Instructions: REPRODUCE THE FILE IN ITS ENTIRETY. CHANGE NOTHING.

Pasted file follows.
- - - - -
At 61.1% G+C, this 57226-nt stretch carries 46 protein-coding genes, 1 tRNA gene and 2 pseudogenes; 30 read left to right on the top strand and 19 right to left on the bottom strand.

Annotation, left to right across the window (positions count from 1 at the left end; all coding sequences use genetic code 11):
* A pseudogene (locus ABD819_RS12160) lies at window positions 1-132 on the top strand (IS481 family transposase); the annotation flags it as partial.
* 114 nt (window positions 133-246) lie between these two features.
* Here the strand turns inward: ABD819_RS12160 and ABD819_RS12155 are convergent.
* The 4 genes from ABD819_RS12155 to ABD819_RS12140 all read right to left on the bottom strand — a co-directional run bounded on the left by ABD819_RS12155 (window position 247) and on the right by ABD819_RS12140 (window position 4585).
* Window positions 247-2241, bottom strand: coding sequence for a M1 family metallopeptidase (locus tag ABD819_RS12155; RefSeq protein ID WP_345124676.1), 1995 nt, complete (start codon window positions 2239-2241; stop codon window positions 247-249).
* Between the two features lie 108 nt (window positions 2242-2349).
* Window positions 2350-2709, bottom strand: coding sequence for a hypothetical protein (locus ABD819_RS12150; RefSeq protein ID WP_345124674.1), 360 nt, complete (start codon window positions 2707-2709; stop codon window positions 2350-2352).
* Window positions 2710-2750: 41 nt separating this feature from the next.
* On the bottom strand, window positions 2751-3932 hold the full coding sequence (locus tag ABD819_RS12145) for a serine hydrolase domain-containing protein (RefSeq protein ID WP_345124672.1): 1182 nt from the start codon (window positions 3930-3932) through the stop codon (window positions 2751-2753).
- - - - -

At 61.1% G+C, this 57226-nt stretch carries 46 protein-coding genes, 1 tRNA gene and 2 pseudogenes; 30 read left to right on the top strand and 19 right to left on the bottom strand.

Annotation, left to right across the window (positions count from 1 at the left end; all coding sequences use genetic code 11):
* A pseudogene (locus ABD819_RS12160) lies at window positions 1-132 on the top strand (IS481 family transposase); the annotation flags it as partial.
* 114 nt (window positions 133-246) lie between these two features.
* Here the strand turns inward: ABD819_RS12160 and ABD819_RS12155 are convergent.
* The 4 genes from ABD819_RS12155 to ABD819_RS12140 all read right to left on the bottom strand — a co-directional run bounded on the left by ABD819_RS12155 (window position 247) and on the right by ABD819_RS12140 (window position 4585).
* Window positions 247-2241, bottom strand: coding sequence for a M1 family metallopeptidase (locus tag ABD819_RS12155; RefSeq protein ID WP_345124676.1), 1995 nt, complete (start codon window positions 2239-2241; stop codon window positions 247-249).
* Between the two features lie 108 nt (window positions 2242-2349).
* Window positions 2350-2709, bottom strand: coding sequence for a hypothetical protein (locus ABD819_RS12150; RefSeq protein ID WP_345124674.1), 360 nt, complete (start codon window positions 2707-2709; stop codon window positions 2350-2352).
* Window positions 2710-2750: 41 nt separating this feature from the next.
* On the bottom strand, window positions 2751-3932 hold the full coding sequence (locus tag ABD819_RS12145) for a serine hydrolase domain-containing protein (RefSeq protein ID WP_345124672.1): 1182 nt from the start codon (window positions 3930-3932) through the stop codon (window positions 2751-2753).